This Navratra season, cookie-cutter buffet menus have made way for eclectic new flourishes that give us the nourishing hope that this season of fasting will not be reduced to yet another nine days of living on kuttu atta (buckwheat flour), sabudana (sago), swang (samak) ke chawal (barnyard millet) and sendha namak (rock salt).
With restaurants across the board, from Artusi to Zambar, choosing to woo the Navratra diner, you could one day have a formaggino e funghi (melting warm soft cheese and sauteed mushrooms) at Artusi, the stylish Italian restaurant at M-Block Market, Greater Kailash-II, and on another day, settle for a mathanga erissery (pumpkin erissery, which is a mild curry), an Onam favourite, served at Zambar, at Ambience Mall and Cyber Hub, Gurgaon. Made in Punjab, also at Cyber Hub, has laid out nine different menus, sexing up the traditional must-haves with the addition of specialties from other cuisines (mishti doi, for instance) and such novelties as aloo ki kheer.
The Japanese restaurant Guppy by ai at Lodhi Colony Market has gone overboard and is serving aubergine pulp and onion grilled in Korean gochujang (chilli) miso paste and then baking it in an aubergine shell with garlic panko (did no one inform them about onion and garlic being absolute no-no's during the Navratras?) Go for the soy dashi (broth)-braised Japanese shiitake, cucumber and tempura fritters, or the pan-grilled portabello steak served with tossed vegetables and miso sauce.
The fasting menus on offer, more in standalone restaurants than in five-star hotels (which have stuck to the path much travelled), show a heartening degree of inventive thinking on the part of creative chefs. Here is my selection of seven of the most innovative Navratra platters on offer around the city:
Farzi Cafe, Cyber Hub, Gurgaon: Buckwheat tacos or sabudana risotto? Take your pick. I would love to dig into a plateful of sabudana risotto and see if it is just the Maharashtrian staple, sabudana khichri, served under a new label!
The Pavilion, ITC Maurya: As Farzi Cafe takes the fusion route, The Pavilion has dipped into India's regional kitchens to create three 'Meal in One' platters: 'Kashmiri' with nadru yakhni and samak pulao (avoidable); 'Rajasthani' with Jodhpuri aloo, amrudh kali mirch and kootu poori (this one seems promising); or 'Southern Flavours' with arbi pulusu (arbi cooked in the spicy curry-like stew that is popular in Telengana and Andhra Pradesh) and kuttu dosai (buckwheat flour dosas).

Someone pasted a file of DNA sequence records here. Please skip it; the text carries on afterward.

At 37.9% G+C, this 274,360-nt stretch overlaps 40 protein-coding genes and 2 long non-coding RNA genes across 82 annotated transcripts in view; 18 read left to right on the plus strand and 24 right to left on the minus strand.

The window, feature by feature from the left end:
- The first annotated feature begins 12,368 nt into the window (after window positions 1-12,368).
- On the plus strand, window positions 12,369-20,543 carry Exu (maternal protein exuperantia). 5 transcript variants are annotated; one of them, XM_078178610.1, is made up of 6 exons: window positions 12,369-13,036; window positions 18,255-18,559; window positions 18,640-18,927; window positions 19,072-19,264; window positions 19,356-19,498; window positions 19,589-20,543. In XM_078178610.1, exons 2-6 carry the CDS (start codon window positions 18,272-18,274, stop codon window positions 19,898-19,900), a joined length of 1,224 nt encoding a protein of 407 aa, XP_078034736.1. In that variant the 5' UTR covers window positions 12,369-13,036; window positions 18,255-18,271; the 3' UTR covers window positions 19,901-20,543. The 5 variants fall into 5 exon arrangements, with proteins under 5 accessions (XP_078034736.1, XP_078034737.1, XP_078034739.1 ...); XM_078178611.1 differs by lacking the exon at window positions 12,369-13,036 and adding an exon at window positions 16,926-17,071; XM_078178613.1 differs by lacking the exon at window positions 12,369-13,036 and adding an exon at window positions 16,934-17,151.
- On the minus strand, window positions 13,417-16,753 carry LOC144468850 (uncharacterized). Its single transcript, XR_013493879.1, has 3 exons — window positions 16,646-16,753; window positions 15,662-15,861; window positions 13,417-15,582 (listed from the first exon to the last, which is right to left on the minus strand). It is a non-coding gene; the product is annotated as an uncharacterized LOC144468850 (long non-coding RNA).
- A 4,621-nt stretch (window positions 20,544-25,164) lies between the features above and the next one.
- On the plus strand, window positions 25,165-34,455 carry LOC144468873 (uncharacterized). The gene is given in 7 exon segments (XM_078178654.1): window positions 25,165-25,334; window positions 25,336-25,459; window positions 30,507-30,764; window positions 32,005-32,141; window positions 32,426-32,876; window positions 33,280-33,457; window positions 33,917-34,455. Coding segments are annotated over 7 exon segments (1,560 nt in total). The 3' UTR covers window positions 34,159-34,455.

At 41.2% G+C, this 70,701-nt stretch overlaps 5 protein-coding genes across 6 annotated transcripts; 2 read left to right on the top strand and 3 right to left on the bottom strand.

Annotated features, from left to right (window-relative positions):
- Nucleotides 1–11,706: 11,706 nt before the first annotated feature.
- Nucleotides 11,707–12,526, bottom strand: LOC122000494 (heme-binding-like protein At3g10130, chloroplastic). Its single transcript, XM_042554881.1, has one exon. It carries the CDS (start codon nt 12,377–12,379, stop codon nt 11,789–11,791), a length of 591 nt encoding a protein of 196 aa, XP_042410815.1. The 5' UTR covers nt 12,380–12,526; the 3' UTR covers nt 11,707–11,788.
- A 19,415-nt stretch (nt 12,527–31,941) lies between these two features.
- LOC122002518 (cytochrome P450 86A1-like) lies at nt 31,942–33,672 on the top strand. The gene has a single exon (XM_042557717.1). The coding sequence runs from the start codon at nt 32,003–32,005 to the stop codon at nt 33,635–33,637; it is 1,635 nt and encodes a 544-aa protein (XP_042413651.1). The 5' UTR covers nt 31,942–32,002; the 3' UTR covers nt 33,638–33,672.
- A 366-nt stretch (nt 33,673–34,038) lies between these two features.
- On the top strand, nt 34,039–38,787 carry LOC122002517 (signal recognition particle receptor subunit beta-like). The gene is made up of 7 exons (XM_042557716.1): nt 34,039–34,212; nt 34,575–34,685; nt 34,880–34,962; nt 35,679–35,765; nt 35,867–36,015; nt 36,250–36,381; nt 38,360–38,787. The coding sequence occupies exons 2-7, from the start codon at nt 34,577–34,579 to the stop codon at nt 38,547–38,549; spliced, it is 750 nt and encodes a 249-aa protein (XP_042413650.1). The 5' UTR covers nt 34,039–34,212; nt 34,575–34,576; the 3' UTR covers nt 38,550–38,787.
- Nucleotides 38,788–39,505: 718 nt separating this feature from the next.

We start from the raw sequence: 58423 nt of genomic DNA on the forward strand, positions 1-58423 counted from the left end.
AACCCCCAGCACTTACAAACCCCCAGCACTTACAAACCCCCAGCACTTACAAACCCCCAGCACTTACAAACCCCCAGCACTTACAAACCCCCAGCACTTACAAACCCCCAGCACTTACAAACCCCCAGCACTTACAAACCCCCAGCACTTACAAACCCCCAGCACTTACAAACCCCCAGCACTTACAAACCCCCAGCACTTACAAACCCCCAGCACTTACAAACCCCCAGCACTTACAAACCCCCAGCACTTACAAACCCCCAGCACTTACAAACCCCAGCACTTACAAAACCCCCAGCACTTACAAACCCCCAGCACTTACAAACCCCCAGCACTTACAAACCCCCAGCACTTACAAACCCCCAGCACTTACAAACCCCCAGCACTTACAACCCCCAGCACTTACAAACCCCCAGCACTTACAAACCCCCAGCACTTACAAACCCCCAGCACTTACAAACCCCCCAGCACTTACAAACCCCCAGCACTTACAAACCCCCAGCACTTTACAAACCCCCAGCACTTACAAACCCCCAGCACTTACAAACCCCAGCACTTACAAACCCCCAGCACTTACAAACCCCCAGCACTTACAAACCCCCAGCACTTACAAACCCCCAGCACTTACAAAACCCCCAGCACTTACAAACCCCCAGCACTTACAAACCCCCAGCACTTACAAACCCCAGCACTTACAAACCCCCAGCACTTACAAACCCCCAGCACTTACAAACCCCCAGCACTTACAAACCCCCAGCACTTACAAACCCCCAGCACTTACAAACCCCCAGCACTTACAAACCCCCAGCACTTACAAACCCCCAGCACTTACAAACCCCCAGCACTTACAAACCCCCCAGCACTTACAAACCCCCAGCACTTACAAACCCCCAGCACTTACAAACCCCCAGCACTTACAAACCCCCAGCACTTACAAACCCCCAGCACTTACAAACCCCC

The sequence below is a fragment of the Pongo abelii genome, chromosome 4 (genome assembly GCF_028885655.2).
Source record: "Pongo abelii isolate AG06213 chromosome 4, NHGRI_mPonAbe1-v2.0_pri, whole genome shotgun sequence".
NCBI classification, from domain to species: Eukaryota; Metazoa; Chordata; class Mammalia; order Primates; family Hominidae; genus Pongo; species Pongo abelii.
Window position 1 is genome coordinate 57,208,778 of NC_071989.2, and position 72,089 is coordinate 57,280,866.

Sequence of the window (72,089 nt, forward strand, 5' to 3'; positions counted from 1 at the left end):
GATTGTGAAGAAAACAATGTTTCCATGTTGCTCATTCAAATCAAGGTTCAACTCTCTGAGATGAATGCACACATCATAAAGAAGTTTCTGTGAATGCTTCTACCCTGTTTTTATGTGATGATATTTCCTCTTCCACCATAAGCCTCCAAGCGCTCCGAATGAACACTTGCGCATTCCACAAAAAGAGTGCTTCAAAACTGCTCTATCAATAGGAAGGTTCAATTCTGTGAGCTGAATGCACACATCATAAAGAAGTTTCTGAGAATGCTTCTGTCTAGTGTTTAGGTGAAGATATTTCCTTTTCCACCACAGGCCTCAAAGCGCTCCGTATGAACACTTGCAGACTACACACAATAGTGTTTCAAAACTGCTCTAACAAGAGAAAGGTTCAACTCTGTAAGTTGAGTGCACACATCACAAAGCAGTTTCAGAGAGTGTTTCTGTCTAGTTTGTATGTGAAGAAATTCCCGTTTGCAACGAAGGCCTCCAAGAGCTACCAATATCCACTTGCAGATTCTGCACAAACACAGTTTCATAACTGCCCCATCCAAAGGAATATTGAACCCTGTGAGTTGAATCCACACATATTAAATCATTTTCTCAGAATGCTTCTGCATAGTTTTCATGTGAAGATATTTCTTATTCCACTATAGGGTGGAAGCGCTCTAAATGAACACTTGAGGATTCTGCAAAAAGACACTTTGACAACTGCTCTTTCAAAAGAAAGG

Zambar, Cyber Hub, Gurgaon: Southern flavours takes the centre-stage here as well. Feast on Kundru Mezhukkupuratti (ivy gourd stir-fry), Mathanga Erissery and Potato Ularthiyathu (traditionally, ularthiyathu, which literally means a 'dry preparation', is made with beef, but this version with potato comes with all the positives of the original).
Sheraton New Delhi, District Centre, Saket: The hotel takes care of the diverse taste buds that need to be satiated on any given day. So, if you are observing the Navratra rituals, but want a break from the age-old menu, go for a quinoa salad, spinach and mushroom ragout, cottage cheese steak with pepper coulis, and chestnut (singhara) flour pancake with creamy polenta sauce. Alternatively, go Pan Asian with buckwheat batter-fried crispy lotus root, honey chilli potato and farm-fresh Asian greens, lightly sesame-tossed with rock salt.
Artusi Ristorante e Bar, M-Block Market, Greater Kailash-II: Apart from the aforementioned formaggino e funghi, the menu includes insalatina (a salad of rocket leaves, grapes, raisins, pears, goat cheese and toasted pine nuts), vellutata di asparagi bianchi (the restaurant's new signature white asparagus cream soup), risotto o pasta fatta in casa (risotto, or herb-and-ricotta ravioli, finished with tomato cream sauce and morels), and choice of eggless panna cotta or chocolate cake.
SodaBottleOpenerWala, Khan Market and Cyber Hub, Gurgaon: Parsis and Iranis abandoning animal protein for a cause? That may not be the case in the real world, but when you are in Delhi NCR, you have to be Navratra-friendly at this time of the year. Start your meal with cutlets made with khera (spicy raw bananas) or gawarphali (Guar beans), move on to the Gujarati specialty Khattu Meethu Kaddu (this one doesn't need translation!) with kuttu atta poori, and end your frugal meal with sabudana ki kheer.
Punjab Grill, Select Citywalk, Saket, and Ambience Mall, Gurgaon: You do not always have to be radically different to make an original statement. At Punjab Grill, the traditional fare comes with surprising twists -- chironji ki dal (made with the almond-flavoured seeds also known as charoli); kuttu ka dahi bhalla; and arbi satay (I found this to be real masterstroke) are the three dishes that stand out in the restaurant's Navaratra thali.
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Sourish Bhattacharyya, co-founder of the Delhi Gourmet Club, is a freelance writer, editorial consultant, food columnist, restaurant critic and blogger. He has contributed regularly to the Mumbai Mirror, Times Life, BBC Good Food, Travel & many more publications. Nothing is dearer to him than the joy of writing, which he blends with his passion for food.